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Dalcroze, life & running

The funeral of my father-in-law took place on the Scottish island of Islay in the southern Hebrides. It was a beautiful occasion. The church was filled to the brim with the local community and this was followed by a walk behind the hearse around the bay to the cemetery. Another ceremony took place at the graveyard where we watched his coffin being lowered then we each took our turn to throw some soil over it. Grandpa Knowles was just three weeks short of his 95th birthday, his death was expected as he’d been living with dementia for several years, but his passing was still difficult for his family and especially his wife to whom he’d been married for nearly 69 years.

Inevitably when coming to terms with the death of a loved-one we are confronted with our own mortality and with it a contemplation of our own health. It’s difficult not to start listing our good and bad health habits and to wonder when the Grim Reaper will call for us! In my case, I have lost my parents, eldest brother and a good friend within the last 4 years and now my father-in-law. Irrationally perhaps, it feels as though my remaining brother, my sister and I need to watch our step and indeed, my sister and I have admitted to feeling anxious over every small ache or pain since we lost our brother.

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The island of Islay, Scotland – View of Kilnaughton beach Photo by Kaye Barker

So, what has this family story got to do with Dalcroze, life and running?

Dalcroze

When receiving feedback at the Institut Jaques-Dalcroze (ijd) my rhythmics tutor would sometimes say ‘You are not in your body!’ It took me a while to understand what those five words meant. I think I now understand. Emile Jaques-Dalcroze explained that his method of musical education involved a ‘tuning up of the nervous system’. and The Identity Document produced by the Collège of the ijd writes about the philosophical principles of Dalcroze Eurhythmics. One of these state that rhythmics is ‘an expression of the soul’. So, for me ‘being in the body’ is about having a close connection and deep awareness of your body: awareness of gravity, tension, space, personal tempo, temperature, strength, pulse, breath. In a rhythmics class, when I was properly ‘in my body’ I would trust my body, my kinaesthetic sense and muscular memory. I learned to allow my analytic brain to become subservient to the information that I received through the whole body. In those moments of ‘good flow’ (the meaning of Eurhythmics) I could find truthful expression.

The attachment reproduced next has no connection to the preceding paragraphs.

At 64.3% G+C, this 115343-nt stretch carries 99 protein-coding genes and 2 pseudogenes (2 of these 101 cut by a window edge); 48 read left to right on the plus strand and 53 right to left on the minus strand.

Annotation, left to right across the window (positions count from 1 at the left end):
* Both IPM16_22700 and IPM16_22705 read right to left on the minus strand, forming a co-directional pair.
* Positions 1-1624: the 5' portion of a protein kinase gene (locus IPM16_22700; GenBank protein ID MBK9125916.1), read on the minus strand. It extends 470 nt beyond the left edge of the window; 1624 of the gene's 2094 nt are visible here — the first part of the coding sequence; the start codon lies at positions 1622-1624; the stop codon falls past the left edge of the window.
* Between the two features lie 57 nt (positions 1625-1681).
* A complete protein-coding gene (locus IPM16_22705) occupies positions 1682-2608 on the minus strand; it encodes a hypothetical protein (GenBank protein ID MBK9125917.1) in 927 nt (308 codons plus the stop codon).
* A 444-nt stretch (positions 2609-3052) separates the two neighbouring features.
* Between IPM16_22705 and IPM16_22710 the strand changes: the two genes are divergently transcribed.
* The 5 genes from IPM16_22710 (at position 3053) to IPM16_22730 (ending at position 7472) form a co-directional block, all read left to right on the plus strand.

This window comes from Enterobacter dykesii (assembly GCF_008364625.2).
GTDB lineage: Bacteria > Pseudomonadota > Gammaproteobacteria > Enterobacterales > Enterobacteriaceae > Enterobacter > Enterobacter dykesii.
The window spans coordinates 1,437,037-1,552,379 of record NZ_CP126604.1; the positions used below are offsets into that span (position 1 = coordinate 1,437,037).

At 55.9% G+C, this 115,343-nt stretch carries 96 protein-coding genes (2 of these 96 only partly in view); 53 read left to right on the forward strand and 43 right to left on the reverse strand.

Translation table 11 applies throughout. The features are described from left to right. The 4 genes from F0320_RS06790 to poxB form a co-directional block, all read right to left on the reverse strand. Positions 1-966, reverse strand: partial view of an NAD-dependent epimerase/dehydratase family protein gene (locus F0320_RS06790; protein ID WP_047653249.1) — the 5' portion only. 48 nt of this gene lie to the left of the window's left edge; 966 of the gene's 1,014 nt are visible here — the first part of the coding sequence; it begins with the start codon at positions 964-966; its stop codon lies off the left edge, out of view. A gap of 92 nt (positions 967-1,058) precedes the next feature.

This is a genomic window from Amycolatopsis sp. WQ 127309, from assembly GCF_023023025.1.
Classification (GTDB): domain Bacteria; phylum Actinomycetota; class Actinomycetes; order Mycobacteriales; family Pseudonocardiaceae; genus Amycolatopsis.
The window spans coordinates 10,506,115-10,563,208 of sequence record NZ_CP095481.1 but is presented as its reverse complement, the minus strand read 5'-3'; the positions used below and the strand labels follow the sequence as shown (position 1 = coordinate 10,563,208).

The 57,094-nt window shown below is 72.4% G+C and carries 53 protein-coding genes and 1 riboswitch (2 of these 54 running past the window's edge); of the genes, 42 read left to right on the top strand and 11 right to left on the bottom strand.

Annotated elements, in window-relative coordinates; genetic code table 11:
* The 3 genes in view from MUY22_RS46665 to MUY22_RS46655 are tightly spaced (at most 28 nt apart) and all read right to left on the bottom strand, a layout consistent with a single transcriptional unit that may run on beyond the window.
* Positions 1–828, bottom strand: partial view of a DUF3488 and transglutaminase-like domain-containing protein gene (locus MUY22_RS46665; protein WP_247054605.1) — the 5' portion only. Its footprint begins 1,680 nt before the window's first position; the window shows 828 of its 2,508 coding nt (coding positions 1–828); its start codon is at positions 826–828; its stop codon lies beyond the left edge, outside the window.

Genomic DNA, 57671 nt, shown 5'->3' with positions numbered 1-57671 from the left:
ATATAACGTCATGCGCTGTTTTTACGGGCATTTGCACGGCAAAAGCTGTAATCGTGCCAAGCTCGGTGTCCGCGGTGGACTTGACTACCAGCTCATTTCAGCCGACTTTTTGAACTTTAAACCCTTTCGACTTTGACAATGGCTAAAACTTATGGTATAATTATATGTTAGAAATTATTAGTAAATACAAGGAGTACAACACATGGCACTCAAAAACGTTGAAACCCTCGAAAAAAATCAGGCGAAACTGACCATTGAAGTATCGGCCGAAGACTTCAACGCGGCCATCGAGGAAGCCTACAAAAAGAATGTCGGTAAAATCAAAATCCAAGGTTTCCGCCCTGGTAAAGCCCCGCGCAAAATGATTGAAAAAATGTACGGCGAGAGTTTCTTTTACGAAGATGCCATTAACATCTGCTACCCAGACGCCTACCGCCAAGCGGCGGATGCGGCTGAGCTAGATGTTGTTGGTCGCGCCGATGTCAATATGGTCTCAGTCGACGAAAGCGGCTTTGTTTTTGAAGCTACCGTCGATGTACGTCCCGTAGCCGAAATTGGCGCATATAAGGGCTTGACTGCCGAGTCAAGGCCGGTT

Life

‘Being in my body’ is not just about rhythmics lessons but applies to life. I link body awareness to health and to a healthy life. We’ve all been told to ‘listen to your body’ by medics and ‘being in the body’ is, I believe, a way to do this more successfully and mindfully. It applies to how we stand, walk, sit and in the smaller actions that make up every day life. I was struck recently by how the aims of the Alexander Technique parallel those of Dalcroze Eurhythmics. As far as our muscular skeletal health is concerned both practices help us to maintain better health. The Dalcrozian continually seeks ‘good flow’ in his or her daily life.

Running

I want to reference my running in relation to Dalcroze Eurhythmics because it is another powerful example of ‘being in the body’. I have always enjoyed physical exercise but discovered running in my late 40s. It has served several purposes: it keeps me fit, it has deepened friendships which have blossomed through years of Sunday morning chats and sharing of confidences, and it has allowed me to be aware of my body from the viewpoint of an amateur athlete. When I run I am conscious of the regular rhythm of my legs as they pound the pavements, my breathing and its own comfortable pace, the wind on my skin, the temperature of the air around me, the people whom I pass and the scenery around me. I am aware of the weight on my feet and how one foot can experience discomfort. At times I realise I have tension in my shoulders, arms or hands or even my jaw. And at times I do feel as though I experience ‘good flow’ and am ‘in my body’ and at one with the world.

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Kaye running the London Marathon in 2015 Photo by Andrew Knowles

The conclusion I reach as a Dalcroze practitioner is that we can aim for ‘eurhythmics’ or ‘good flow’ in every aspect of our lives, not just in the rhythmics class. That to do so means we will find harmony between mind and body in all aspects of our lives, which was, of course, the goal of Emile Jaques-Dalcroze.

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